Experimentation guide for product designers and managers

0. Do we really need experimentation?

Experimentation, or A/B testing, is the most reliable way to see a cause-effect relationship between your product change and your metric change. Pre-post analysis might work but it severely limits the number of changes that can be done in a given time and is influenced by seasonality. Organizations that want to measure the impact of improvements introduced by product and development teams have to adopt A/B testing.

Experimentation as a filter: what we think are the good ideas and what are the actually good ideas
A simplistic understanding of experimentation
Observation->Hypothesis->Experiment->Results->Observation cycle
Experimentation learning cycle: results of previous experiments inspire new experiments

1. How to experiment well

Experimenting well requires a shift of mindset and is not easy. Experimentation proves teams wrong more times than is comfortable. Things that seemed like “obvious user experience improvements” don’t have the expected impact. And instead of moving on to the next item on the roadmap, a team has to iterate, which is frustrating and time-consuming. So many people feel resistance to experimentation.

2. How to write a good hypothesis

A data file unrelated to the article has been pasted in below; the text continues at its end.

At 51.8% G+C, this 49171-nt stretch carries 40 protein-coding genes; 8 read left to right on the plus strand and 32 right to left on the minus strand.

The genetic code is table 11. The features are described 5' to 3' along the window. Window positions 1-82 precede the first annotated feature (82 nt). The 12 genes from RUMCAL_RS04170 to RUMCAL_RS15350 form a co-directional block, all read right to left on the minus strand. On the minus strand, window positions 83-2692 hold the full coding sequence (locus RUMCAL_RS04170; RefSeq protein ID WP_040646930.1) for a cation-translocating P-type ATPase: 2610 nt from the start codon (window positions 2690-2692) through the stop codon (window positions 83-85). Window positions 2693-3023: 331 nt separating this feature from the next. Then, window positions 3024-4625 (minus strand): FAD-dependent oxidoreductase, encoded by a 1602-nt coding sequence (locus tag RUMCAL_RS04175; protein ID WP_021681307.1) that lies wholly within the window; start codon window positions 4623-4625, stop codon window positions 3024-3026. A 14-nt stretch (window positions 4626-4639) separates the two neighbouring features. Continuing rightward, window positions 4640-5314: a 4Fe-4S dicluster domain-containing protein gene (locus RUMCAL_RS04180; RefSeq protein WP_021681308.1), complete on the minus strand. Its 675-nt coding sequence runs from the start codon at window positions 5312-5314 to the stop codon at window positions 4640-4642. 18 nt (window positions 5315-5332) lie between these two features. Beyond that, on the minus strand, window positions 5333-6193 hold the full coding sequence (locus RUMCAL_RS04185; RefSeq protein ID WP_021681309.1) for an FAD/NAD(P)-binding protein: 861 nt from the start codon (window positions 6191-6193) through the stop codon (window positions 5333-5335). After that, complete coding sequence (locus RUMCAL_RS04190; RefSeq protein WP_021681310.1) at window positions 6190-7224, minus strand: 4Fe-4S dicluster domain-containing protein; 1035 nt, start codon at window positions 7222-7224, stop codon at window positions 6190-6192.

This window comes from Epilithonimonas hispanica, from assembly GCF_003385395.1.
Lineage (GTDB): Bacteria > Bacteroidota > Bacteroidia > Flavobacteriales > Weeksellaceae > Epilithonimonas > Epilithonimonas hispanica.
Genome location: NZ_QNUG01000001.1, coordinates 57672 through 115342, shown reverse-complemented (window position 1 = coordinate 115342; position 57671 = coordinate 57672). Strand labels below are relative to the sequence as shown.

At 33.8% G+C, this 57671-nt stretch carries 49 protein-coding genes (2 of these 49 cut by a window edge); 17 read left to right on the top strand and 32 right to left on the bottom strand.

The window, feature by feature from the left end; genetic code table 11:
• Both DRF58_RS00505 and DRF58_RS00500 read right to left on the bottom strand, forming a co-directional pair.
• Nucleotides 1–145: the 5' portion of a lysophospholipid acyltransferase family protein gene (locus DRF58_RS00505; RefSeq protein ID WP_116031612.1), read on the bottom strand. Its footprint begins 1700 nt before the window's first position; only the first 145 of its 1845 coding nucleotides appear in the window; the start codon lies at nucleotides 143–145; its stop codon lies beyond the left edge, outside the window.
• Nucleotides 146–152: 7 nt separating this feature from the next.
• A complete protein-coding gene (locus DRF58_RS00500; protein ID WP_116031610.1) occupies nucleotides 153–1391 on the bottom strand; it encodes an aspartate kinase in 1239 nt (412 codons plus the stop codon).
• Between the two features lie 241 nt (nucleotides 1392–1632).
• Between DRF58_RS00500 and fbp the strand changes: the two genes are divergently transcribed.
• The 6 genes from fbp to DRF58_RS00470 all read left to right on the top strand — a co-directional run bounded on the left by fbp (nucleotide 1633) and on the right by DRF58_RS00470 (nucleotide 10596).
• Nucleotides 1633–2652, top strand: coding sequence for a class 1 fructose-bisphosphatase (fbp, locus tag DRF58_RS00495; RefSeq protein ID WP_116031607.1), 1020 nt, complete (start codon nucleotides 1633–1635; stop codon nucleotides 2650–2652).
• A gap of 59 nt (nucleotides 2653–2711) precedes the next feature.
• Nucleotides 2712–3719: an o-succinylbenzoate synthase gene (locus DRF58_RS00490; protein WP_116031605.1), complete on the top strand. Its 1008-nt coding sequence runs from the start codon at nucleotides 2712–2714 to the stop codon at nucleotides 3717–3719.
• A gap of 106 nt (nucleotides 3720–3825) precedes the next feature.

A hypothesis is a foundation for an experiment. It ties together the impact you expect to see from your change and why you think this will be the case.

Weak hypothesis

If we do [a treatment], we’ll see [change in metric]

Weak hypothesis lacks a foundation of observations or prior knowledge

Strong hypothesis

Based on [research, data, past experiments, psychology principles etc.] we believe that

Summing things up

Experimentation is an essential tool for measuring the impact of product changes, but it’s difficult to adopt. It requires not only a technical setup but also a mindset shift.

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Elena Borisova

Elena Borisova

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Product, data, decision-making, philosophy| Learning from everything that went wrong | Digital Product Designer | elenaborisova.com